Yes, he and our son heaved the carcass into the trunk of the car and took it home, a deed I didn’t find out about until a few days later when “Sal the butcher” called.  Sal had butchered the beast, but before doing so, it had to be gutted, he told them. Though neither my husband nor my son had ever performed such a task, my son was certainly savvy when it came to surfing the web.  A few clicks pulled up the very useful “How To Field Dress A Deer.”  A corner of our backyard served as the gutting ground, followed by a drive to Sal’s shop, resulting in a winter where venison made a frequent appearance at the dinner table and a springtime where the daffodils in that corner of the yard never bloomed so profusely.

Sounds appalling to some I know, and I was freaked out when I first found out what they had done.  But little goes to waste in our house – from leftover bread crusts to rinsed-out baggies. And you should know that my husband is a scavenger who pulls cast-offs from other people’s trash and turns them to treasure. At one point we had seven working lawn mowers in our garage, all rescued from someone’s garbage.  So after the initial shock subsided, I came to the realization that leaving the freshly killed deer on the side of the road really would have been wasteful. Besides, what creative cook doesn’t want to experiment with new and unusual ingredients once in a while?

Thankfully, Bambi and her ilk don’t come crashing into my car on a regular basis. But my hunter-gatherer brother does head to the Pocono Mountains each year to hunt with his buddies. The irony is that his wife is a vegetarian, so I’m the lucky recipient of his bounty – or at least some of it.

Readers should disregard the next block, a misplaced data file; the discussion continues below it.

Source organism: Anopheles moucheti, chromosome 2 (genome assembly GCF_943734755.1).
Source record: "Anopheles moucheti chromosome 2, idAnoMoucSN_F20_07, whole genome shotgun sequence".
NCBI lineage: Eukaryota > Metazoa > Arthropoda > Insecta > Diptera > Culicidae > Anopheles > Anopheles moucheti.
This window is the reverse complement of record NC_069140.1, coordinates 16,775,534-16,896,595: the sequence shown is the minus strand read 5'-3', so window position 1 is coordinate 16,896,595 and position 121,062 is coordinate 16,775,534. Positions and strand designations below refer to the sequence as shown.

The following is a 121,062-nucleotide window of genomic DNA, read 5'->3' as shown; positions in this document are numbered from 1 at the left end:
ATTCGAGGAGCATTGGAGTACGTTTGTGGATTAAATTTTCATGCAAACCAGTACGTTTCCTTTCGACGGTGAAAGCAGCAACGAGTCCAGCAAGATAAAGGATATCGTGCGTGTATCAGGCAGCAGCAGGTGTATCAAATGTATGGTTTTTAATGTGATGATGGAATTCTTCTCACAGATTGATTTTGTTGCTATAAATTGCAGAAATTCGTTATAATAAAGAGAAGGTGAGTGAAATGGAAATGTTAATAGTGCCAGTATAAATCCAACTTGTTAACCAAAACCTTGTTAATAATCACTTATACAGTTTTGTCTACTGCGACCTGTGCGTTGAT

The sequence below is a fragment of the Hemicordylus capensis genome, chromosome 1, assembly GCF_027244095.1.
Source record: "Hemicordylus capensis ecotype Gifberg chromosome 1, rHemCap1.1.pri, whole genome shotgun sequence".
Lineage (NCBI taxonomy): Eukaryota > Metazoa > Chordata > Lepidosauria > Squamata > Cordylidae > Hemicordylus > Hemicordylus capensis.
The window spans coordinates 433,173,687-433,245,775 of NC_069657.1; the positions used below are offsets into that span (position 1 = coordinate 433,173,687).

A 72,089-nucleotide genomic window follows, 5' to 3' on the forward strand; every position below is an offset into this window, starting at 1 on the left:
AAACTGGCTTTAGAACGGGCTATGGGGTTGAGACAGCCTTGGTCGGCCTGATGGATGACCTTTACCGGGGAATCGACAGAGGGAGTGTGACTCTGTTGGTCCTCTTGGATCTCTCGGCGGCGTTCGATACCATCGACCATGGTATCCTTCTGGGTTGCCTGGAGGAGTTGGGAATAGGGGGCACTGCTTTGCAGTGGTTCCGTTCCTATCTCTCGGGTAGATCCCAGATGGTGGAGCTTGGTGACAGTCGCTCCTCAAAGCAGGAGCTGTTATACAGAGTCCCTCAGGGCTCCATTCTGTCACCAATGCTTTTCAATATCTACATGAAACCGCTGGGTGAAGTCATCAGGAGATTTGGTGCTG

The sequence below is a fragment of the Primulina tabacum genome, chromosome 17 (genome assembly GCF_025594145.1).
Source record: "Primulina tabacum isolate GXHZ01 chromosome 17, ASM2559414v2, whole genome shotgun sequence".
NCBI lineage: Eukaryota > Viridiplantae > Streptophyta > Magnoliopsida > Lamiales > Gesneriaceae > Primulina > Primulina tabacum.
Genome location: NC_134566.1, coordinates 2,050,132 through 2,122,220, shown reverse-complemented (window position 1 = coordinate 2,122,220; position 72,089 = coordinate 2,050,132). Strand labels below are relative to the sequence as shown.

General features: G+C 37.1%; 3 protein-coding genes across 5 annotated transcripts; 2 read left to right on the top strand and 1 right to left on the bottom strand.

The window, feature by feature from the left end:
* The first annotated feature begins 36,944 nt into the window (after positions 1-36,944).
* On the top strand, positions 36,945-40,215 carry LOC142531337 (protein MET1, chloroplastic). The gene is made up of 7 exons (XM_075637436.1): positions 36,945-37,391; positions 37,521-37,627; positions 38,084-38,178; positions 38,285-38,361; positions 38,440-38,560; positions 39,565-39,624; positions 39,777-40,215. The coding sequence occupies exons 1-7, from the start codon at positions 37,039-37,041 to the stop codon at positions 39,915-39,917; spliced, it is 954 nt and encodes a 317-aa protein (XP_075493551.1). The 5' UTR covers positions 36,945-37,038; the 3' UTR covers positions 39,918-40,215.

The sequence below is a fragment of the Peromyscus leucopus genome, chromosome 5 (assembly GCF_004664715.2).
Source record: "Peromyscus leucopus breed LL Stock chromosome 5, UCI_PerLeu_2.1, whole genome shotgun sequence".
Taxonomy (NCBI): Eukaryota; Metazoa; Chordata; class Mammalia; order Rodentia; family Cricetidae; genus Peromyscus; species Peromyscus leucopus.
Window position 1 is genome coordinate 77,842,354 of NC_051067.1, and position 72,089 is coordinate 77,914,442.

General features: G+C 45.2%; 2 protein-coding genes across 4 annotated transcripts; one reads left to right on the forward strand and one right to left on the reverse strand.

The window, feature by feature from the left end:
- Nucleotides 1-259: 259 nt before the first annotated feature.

This year he brought me a couple of venison tenderloins – the filet mignon of the animal - as well as a whole leg that I’ll braise and post about later. This is the same recipe I made years ago with the road kill deer my husband and son seized. At the time, I called a few friends to invite them to dinner without telling them what I planned to serve. I just asked them if they had “adventurous” appetites. To a person, they said “yes.”

Fast forward to the dinner party, where I prepared the venison in a red-wine reduction sauce with porcini mushrooms, accompanied by polenta and sweet and sour red cabbage.  I do not exaggerate when I say people were asking for seconds. It was not an inexpensive meal though. I figured after paying for the car repairs from the deer damage, the venison cost me about $85 a pound. Are you game? Let me know and I’ll steer my car in the right direction. You just have to pay my deductible.